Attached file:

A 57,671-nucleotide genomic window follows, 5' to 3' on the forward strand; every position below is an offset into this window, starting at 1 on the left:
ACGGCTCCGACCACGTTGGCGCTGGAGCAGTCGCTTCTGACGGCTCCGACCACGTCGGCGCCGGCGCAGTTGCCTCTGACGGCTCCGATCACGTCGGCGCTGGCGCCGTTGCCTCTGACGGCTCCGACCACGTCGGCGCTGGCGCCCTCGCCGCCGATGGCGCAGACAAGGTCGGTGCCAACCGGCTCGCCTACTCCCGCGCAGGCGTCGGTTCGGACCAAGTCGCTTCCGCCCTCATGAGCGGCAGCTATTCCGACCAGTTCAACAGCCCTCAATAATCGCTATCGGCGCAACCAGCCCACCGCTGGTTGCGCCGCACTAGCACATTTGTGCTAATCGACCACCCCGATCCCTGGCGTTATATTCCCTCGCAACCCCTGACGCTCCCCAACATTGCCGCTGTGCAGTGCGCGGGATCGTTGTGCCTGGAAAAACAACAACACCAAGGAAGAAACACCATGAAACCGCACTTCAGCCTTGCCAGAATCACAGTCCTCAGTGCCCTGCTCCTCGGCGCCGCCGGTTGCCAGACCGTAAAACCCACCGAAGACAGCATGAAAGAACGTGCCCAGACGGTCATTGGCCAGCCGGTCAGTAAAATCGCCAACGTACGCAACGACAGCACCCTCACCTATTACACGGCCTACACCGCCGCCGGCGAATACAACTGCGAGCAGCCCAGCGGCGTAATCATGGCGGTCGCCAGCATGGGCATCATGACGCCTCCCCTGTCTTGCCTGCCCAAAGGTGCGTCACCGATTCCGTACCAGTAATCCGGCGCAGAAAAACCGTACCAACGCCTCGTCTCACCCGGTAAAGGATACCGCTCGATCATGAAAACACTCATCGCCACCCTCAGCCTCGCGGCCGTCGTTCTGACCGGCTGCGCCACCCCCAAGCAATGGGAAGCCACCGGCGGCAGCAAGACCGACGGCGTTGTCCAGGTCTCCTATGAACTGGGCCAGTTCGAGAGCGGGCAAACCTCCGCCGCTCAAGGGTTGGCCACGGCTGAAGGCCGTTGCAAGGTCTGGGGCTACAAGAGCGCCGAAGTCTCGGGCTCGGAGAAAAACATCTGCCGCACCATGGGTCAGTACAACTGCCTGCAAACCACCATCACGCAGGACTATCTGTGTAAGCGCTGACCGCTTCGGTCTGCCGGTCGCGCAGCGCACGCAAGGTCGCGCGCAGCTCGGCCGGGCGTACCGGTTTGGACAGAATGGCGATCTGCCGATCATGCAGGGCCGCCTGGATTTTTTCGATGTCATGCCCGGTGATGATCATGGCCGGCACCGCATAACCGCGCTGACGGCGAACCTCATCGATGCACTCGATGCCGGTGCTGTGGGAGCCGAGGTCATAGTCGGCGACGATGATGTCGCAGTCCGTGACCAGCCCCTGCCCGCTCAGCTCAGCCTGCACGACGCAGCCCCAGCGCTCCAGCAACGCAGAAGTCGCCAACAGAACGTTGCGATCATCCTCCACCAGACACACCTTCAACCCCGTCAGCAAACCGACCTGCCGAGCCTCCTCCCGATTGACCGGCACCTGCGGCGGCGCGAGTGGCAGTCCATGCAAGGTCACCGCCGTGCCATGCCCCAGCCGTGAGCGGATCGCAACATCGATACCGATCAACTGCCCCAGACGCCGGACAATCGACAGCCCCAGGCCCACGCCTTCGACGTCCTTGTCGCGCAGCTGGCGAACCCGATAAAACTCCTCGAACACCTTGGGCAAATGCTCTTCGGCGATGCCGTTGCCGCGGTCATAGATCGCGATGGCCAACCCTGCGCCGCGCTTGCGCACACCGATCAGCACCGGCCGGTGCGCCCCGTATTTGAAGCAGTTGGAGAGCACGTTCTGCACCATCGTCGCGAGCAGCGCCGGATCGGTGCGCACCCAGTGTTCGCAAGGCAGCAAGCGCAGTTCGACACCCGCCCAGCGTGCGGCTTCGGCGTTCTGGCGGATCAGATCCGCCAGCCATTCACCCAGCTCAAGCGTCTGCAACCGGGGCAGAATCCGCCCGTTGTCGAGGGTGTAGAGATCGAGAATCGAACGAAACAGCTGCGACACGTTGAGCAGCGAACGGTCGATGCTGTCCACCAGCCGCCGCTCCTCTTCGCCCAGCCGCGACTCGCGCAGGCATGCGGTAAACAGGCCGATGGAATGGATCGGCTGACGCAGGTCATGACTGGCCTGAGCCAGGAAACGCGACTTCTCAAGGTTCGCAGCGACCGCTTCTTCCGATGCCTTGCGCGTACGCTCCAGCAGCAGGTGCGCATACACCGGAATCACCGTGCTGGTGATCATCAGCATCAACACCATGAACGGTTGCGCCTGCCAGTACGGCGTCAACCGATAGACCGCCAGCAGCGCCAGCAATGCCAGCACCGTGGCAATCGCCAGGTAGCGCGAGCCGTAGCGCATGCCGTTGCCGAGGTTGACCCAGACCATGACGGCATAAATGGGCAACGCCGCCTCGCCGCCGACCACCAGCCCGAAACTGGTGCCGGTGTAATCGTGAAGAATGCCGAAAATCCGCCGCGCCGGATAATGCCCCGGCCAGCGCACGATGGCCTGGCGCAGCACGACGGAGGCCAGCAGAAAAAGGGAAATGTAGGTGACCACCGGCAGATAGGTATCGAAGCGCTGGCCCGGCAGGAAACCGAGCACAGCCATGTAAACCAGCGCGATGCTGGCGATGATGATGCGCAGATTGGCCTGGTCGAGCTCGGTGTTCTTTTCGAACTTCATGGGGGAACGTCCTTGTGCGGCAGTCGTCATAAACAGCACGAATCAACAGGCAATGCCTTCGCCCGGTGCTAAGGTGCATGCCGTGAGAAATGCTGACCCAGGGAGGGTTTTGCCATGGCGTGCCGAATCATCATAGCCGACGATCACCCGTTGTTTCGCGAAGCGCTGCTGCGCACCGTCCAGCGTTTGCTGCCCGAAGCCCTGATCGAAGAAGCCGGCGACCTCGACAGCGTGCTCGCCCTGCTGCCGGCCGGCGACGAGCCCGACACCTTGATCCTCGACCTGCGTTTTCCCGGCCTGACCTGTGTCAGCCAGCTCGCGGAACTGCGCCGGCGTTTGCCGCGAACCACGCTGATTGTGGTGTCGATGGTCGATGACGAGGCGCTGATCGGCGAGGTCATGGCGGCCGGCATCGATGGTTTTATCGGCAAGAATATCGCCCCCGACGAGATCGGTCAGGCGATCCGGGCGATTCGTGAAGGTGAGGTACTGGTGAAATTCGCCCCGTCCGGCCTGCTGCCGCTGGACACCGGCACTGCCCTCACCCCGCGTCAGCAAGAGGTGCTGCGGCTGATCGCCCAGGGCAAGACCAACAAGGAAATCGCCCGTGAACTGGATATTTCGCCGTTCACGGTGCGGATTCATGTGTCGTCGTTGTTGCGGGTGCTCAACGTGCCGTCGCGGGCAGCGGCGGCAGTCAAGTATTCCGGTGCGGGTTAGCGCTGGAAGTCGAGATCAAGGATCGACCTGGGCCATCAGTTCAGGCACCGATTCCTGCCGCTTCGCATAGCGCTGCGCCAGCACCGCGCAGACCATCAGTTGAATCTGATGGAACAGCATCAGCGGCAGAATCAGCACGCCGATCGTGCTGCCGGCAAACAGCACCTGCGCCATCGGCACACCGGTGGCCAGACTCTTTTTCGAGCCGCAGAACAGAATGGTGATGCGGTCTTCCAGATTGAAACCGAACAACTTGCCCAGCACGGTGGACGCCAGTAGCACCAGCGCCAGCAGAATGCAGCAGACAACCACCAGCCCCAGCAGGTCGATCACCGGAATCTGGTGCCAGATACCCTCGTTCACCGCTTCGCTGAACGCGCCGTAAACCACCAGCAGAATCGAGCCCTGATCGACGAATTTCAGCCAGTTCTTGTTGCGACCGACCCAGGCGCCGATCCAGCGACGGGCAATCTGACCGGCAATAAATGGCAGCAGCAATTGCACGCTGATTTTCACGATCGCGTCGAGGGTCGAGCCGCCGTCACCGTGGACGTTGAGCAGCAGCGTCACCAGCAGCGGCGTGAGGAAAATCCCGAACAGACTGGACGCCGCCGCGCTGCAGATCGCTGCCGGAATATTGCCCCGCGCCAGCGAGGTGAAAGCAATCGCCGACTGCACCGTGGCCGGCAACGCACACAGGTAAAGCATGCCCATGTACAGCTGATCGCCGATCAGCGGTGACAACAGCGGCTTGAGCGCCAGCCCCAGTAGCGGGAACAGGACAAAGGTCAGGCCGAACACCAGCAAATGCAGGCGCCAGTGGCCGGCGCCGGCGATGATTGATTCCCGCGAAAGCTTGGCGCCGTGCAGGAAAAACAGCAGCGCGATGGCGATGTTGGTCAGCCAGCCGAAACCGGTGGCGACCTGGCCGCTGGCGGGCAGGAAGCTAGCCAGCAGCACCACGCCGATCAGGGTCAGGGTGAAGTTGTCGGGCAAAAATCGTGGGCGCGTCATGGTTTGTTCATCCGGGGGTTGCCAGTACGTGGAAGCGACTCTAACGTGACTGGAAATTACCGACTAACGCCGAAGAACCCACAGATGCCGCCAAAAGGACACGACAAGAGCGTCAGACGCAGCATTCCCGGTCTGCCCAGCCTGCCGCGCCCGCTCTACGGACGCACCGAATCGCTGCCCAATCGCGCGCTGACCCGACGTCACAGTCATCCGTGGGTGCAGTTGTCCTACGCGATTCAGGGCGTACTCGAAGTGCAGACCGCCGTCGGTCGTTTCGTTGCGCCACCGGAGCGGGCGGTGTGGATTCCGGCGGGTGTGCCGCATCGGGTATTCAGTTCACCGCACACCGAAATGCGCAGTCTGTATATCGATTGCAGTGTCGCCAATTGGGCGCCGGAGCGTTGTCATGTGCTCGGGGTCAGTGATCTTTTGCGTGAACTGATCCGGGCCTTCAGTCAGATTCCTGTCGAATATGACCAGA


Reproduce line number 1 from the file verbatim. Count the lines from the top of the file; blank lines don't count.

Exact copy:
A 57,671-nucleotide genomic window follows, 5' to 3' on the forward strand; every position below is an offset into this window, starting at 1 on the left: